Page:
For moms who love a long, complex novel: Homegoing by Yaa Gyasi
I think stories, especially painful ones, are more digestible when told in the form of novels. Homegoing is an incredible story about a family that was torn apart during the slave trade. The book then follows the two sides of the family through generations as they live very separate but also intertwined lives. This is not a light read, but I know this book will pull at your heartstrings.
For moms who want to grow: Between the World and Me by Ta-Nehisi Coates
This is an incredible book written by the author for his adolescent son telling him about his own experience in the world as a Black man. I think if you have not done very much work in regards to your own experience with race and racism, this book might be too intense for you. It’s okay to admit that you’re not there yet! However, if you’re ready to challenge yourself and to go deeper in your understanding of racial issues in the US, invest your money (and your heart) into this book.
For all moms: Raising White Kids: Bringing Up Children in a Racially Unjust America by Jennifer Harvey
Written by a White mom who is also a professor on religion and ethics, this was the most practical and helpful book I’ve read on raising White anti-racist kids. Her approach to conversations with kids, teachers, friends, and extended family are so casual and compassionate while still thought-provoking. This book is extremely practical, so there is no excuse NOT to have these conversations after reading Raising White Kids.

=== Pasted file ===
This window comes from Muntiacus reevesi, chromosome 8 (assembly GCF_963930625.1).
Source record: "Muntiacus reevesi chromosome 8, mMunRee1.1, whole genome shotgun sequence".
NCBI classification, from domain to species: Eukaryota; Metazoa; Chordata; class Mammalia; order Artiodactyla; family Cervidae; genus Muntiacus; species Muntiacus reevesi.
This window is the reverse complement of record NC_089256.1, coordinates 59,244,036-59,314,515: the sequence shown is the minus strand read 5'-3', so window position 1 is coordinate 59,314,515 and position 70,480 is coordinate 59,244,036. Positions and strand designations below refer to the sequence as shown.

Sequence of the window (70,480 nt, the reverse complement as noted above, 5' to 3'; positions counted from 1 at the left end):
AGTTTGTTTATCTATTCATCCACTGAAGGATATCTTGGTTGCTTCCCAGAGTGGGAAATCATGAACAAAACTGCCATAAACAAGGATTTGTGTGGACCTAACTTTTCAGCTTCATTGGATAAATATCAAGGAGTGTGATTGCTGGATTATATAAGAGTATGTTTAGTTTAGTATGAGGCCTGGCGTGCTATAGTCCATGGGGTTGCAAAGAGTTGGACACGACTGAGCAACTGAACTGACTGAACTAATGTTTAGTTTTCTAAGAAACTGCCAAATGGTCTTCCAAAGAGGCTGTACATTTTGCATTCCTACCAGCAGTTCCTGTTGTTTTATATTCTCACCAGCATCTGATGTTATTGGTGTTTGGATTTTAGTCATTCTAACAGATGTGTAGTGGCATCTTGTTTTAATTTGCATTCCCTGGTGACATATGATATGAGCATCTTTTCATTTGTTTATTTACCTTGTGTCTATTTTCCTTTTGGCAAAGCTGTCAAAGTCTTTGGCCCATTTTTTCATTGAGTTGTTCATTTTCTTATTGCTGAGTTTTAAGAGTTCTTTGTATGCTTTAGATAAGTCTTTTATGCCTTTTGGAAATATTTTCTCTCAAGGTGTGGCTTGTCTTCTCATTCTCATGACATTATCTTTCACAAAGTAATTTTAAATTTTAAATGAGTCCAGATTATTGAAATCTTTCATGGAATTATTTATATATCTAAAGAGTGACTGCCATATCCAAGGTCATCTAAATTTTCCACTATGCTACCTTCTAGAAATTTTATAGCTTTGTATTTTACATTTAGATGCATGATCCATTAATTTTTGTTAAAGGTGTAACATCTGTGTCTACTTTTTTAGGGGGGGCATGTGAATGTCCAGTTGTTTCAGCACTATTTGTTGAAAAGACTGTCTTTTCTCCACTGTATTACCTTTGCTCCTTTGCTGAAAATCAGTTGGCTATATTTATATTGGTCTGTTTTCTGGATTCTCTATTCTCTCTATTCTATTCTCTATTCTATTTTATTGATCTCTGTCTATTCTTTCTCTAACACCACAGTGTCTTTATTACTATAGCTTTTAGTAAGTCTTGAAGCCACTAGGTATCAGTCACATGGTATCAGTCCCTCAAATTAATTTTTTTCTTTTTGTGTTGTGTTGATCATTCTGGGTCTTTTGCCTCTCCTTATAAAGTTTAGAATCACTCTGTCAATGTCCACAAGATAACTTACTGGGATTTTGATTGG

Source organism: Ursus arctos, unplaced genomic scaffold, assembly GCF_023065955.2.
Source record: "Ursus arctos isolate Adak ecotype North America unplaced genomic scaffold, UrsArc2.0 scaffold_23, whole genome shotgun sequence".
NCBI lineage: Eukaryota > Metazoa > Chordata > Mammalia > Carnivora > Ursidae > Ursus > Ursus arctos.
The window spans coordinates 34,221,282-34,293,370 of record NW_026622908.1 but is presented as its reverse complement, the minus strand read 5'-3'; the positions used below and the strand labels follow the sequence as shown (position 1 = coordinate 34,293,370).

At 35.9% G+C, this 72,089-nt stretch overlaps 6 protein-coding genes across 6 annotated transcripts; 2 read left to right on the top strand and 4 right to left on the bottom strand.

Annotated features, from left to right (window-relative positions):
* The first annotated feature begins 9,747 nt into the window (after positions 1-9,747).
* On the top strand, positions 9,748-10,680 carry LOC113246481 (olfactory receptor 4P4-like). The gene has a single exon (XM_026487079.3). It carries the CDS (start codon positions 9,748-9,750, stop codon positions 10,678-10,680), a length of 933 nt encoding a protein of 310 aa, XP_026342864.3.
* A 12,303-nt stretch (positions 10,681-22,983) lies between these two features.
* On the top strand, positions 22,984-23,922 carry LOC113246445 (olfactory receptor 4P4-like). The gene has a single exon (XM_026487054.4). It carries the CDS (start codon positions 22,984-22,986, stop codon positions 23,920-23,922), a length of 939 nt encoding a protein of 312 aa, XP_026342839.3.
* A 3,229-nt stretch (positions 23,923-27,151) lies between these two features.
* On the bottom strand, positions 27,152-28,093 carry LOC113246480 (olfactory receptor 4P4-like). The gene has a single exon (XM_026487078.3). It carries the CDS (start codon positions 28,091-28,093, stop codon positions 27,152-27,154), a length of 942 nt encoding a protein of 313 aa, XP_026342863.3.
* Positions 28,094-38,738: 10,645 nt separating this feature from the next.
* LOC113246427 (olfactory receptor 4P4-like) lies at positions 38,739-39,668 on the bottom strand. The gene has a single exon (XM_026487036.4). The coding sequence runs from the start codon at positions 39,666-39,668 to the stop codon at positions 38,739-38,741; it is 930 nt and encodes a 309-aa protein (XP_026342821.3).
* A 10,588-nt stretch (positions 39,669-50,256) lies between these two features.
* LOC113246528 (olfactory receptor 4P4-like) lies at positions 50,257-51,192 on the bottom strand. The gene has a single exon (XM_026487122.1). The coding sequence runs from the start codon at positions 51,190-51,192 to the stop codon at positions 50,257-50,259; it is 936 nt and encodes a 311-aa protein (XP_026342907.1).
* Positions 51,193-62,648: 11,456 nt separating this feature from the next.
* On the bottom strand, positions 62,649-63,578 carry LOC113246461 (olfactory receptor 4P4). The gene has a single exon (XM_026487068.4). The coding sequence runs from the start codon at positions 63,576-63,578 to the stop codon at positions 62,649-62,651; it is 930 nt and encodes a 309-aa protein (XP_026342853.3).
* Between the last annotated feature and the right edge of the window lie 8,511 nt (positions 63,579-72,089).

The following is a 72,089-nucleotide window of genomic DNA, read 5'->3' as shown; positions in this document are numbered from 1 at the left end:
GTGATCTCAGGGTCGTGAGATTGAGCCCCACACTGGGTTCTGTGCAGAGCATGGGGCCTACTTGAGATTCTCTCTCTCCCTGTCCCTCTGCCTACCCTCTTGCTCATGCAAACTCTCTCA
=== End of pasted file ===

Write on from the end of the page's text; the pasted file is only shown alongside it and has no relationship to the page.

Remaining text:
For moms with little kids: Anti-Racist Baby by Ibram X. Kendi
You’d think that talking to your toddler about race is just unnecessary, but it’s not. At the very least, this book is for you, the parent, more than it is for them! I love how colorful and beautiful this book is, but even more, I love how simple they make the concepts while still using proper terminology and not “dumbing” it down for kids. Our kids are smart and we need to treat them like we think they are smart, too! Also, this is a good book just to have around. Though I might not be reading it daily with my toddler, it is a constant reminder in our home that we value anti-racism and we value this conversation enough to have it out on our shelf.
For moms of school age kids: Why Are All The Black Kids Sitting Together in the Cafeteria?: A Psychologist Explains the Development of Racial Identity by Beverly Daniel Tatum
Being an immigrant and fairly “woke”, I thought I knew a good amount about racism in America. I had no idea. This book is so informative and educational while being a total page-turner. The author talks about topics like self-segregation, self-preservation, and the reluctance to discuss racial topics. I believe this is an amazing resource for parents with kids in middle and high school.
I have a feeling that so many people have heard about this book or have already read it, but I think it’s a worthy mention. It’s a great novel with some very complex characters and lots of moral dilemmas. This would also be a great book to read with your teenager as it will strike up a lot of important conversations around prejudice and systemic injustice.
I know there are hundreds of other amazing books out there and a million more resources. But I did not set out to make an extensive list for you. These are just a couple books that have affected me, my relationships and the way I wish to parent my son. I hope this information begins a conversation and we will be able to share resources we have found helpful! (I definitely want to know yours, so comment below!)